By Mike Monroe
OKLAHOMA CITY — You would need a hypodermic needle filled with truth serum to get Thunder general manager Sam Presti to reveal which player was No. 1 on his draft board on June 28, 2007.
On the job for just three weeks as general manager of the Seattle SuperSonics on that franchise-turning draft night, Presti had the No. 2 pick in a class with two potential Hall of Famers: Texas forward Kevin Durant and Ohio State center Greg Oden.
Oden was a 7-foot, 250-pound mix of power and size some believed capable of dominating the NBA paint for years.
Durant was the best pure player in the draft, the college player of the year with an All-American personality to match his game.
Ask Presti which player he would have taken had he been in the shoes of then-Portland general manager Kevin Pritchard, whose team had first choice, and he dances around the answer as if he were Fred Astaire.
“I don’t answer hypotheticals,” Presti said. “But there were two players in that draft, and we were happy to have one of the two.”
When it comes to choosing between players whose talents and potential are deemed equal, size typically rules. After all, a pair of 7-footers, Hakeem Olajuwon and Sam Bowie, were selected ahead of Michael Jordan in the 1984 draft. Jordan’s six championships with the Bulls argue strongly that size alone shouldn’t trump transcendent skill.
Presti’s very first draft-night decision as a GM was made for him when the Trail Blazers chose Oden. But read between the lines of his elaboration on the hypothetical and there is inference, however slight, he would have chosen Durant if he held the No. 1 pick.
“Having been in San Antonio, in such close proximity to Austin and having relationships with the coaches at Texas, I was thrilled to have an opportunity to add Kevin to our organization because he personifies so many of the values we want our franchise to be identified with: humility, hard work, character, team focus and great citizenship,” Presti said. “We’re very fortunate to have him as a player. We’re more fortunate to have him as a person.”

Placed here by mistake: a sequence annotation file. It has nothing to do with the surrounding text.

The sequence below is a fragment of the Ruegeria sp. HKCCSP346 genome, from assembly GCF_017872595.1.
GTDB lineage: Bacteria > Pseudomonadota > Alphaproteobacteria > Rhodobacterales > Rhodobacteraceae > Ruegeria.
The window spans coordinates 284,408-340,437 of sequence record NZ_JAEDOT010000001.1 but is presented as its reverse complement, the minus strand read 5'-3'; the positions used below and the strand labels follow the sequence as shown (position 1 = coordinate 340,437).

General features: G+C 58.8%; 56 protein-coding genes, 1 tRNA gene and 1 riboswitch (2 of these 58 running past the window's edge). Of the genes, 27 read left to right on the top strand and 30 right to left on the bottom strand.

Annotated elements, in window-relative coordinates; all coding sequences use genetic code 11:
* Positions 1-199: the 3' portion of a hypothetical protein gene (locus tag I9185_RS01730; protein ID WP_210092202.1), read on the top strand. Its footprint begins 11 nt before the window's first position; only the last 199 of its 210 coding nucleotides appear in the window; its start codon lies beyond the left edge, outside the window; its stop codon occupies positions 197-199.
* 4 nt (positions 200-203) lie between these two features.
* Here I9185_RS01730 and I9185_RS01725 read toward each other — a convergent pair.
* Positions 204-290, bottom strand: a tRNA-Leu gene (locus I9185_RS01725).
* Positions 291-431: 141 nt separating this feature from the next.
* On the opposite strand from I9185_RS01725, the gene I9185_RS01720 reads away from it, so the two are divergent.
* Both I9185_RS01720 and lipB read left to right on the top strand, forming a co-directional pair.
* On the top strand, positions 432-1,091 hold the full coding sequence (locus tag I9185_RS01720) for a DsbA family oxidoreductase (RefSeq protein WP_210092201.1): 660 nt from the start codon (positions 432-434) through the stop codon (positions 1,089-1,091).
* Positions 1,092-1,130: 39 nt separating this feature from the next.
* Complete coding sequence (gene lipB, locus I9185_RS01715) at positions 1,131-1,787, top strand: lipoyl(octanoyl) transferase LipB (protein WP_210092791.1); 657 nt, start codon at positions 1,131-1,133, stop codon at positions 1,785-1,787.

The person who seemed too good to be true in 2007 hasn’t changed. Durant remains the humble, team-oriented superstar who insisted a national basketball magazine include the entire Longhorns starting lineup on its cover before he would agree to pose for the photograph.
When he trotted to the sidelines to give his mom a kiss during a stoppage of play in the final minute of the Thunder’s closeout victory over the Lakers last week, Durant endeared himself to anyone able to see the televised sincerity of his affection.
“The biggest compliment I can pay Kevin is that his development as a player has changed, almost by the month, since I’ve known him,” Presti said. “But the person I met in 2007 is the same.”
Durant averaged 28.03 points per game this season, becoming the first player since Jordan to lead the league in scoring for three consecutive seasons.
At age 23, it also made him the youngest to do so, and there is little reason to believe he won’t have a chance to match the league record of seven consecutive titles shared by Jordan and Wilt Chamberlain.
But Durant values a championship more than scoring titles and there is evidence of this in his performance in this season’s first two playoff rounds: He doesn’t even care if he leads his team in scoring so long as it wins. In his team’s first-round sweep of the Mavericks, Durant averaged 27.0 points but led the team in scoring just once. In the second-round elimination of the Lakers, he averaged 26.8 points but led the team only twice.